The ordination of married men to the priesthood “needs to be explored openly within the church in England and Wales at national and diocesan levels,” the retired bishop of Portsmouth, England, has said.
Speaking to NCR, Bishop Crispian Hollis said he was “increasingly aware” of the pressure which priests are under due to the shortage of priests. He believes the issue of ordaining married men should not be left to “conversations within parishes and among the lay faithful.”
His comments were made as new figures released by the National Office for Vocations in England and Wales showed a drop in the number of men entering formation for the diocesan priesthood. Director of the office, Benedictine Fr. Christopher Jamison, described the fall as “disappointing.”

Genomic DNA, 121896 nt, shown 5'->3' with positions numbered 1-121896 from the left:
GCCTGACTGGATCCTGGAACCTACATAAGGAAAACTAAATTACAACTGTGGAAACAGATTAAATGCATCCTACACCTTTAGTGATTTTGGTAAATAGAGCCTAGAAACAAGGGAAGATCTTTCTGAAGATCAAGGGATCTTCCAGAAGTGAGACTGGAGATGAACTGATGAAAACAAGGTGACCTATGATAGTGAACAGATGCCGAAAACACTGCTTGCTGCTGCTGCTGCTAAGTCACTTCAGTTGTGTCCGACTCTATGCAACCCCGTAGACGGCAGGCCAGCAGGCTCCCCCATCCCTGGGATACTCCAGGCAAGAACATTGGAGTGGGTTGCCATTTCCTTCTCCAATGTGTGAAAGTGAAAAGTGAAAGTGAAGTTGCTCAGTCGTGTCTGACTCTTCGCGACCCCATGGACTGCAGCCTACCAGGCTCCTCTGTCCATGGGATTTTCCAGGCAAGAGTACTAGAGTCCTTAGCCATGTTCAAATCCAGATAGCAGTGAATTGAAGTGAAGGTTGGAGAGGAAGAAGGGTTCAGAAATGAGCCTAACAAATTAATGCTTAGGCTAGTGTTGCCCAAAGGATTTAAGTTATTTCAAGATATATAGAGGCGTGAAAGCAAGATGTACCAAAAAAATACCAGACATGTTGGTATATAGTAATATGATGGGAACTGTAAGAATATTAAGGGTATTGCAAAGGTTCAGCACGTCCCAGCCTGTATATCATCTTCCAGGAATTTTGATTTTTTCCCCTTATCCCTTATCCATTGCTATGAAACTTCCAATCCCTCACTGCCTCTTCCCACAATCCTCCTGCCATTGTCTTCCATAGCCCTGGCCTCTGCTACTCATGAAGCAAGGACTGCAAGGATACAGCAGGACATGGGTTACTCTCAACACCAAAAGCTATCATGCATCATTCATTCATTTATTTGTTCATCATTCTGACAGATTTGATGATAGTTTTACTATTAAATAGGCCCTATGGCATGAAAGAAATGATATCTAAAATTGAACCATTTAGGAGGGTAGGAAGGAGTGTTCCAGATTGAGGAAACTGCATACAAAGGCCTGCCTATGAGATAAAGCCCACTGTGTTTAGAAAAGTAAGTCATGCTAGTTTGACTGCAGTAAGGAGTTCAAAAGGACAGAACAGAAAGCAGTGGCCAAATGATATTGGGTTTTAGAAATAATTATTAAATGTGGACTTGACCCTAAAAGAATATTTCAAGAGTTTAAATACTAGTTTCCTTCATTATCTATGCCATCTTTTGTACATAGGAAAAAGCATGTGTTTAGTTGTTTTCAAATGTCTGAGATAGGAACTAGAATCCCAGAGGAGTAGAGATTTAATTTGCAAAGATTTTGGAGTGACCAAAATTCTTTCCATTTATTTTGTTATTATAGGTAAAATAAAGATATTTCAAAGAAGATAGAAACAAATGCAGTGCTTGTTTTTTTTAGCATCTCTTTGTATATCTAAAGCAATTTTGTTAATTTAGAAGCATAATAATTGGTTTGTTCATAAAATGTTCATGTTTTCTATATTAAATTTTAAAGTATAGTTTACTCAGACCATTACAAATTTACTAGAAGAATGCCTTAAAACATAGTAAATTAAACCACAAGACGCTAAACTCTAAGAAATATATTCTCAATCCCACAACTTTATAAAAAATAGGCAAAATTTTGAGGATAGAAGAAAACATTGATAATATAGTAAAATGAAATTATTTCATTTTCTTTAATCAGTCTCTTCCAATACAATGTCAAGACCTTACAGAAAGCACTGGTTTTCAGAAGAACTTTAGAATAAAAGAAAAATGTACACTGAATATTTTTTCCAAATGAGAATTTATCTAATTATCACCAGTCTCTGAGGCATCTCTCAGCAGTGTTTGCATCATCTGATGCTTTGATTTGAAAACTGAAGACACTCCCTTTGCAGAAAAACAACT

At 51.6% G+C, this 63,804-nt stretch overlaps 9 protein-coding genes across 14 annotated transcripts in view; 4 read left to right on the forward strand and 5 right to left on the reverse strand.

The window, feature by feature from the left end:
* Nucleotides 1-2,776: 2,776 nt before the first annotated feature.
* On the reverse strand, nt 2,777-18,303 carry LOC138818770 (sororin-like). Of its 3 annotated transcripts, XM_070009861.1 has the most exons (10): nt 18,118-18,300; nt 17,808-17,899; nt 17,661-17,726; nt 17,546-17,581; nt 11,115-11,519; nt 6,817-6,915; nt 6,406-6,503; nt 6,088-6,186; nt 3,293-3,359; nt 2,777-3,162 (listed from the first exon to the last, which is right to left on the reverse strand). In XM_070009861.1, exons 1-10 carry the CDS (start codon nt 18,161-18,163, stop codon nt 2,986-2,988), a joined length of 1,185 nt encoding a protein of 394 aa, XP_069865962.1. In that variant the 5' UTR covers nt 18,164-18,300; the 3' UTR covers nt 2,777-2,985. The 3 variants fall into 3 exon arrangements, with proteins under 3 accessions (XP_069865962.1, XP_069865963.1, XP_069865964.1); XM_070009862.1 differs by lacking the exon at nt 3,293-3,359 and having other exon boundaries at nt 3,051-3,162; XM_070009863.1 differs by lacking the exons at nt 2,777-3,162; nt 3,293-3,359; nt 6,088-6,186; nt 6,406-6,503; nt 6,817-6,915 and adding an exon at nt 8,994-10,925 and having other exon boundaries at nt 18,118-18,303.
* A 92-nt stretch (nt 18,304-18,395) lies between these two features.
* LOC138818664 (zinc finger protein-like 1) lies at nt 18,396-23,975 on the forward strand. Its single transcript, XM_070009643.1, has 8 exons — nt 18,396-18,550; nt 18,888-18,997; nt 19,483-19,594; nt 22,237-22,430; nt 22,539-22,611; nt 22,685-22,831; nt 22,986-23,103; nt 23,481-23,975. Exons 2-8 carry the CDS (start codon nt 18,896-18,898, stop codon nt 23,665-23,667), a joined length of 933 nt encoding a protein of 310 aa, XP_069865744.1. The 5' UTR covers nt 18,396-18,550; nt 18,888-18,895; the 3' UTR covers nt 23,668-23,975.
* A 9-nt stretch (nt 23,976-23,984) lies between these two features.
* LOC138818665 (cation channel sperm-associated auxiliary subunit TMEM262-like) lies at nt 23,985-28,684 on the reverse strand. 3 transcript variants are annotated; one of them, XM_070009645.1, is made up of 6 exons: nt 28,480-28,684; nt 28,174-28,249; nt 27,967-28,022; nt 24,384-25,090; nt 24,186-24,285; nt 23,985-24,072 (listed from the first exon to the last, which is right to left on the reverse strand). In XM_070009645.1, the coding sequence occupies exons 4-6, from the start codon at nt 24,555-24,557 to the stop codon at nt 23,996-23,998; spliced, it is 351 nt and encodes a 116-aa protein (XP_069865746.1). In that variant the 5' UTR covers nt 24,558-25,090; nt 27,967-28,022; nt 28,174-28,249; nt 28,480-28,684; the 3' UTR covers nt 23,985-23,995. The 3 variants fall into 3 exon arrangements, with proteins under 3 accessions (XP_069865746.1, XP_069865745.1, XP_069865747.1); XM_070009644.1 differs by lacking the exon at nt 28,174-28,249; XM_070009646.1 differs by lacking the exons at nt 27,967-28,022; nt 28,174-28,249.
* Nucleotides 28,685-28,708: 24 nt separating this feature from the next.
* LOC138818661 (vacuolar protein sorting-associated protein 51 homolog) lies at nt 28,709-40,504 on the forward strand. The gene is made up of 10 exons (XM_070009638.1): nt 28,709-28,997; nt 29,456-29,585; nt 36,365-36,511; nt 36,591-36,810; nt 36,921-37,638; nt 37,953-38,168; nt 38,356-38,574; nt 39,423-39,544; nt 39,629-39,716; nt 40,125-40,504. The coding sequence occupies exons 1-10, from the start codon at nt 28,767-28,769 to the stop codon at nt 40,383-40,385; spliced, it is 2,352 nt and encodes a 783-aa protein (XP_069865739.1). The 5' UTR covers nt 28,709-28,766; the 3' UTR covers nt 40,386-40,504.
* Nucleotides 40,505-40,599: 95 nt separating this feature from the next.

The Movement for Married Clergy, a lay organization founded in 1975 to promote a married priesthood, recently called for a national assembly to discuss celibacy and the possible ordination of so-called “viri probati,” or married men of proven faith. Backing the call, Hollis said it would not, in some senses, be a new departure for the church in Britain because “we already have a number of former Anglicans who are married and who have been ordained as Catholic priests.”
Source: National Catholic Reporter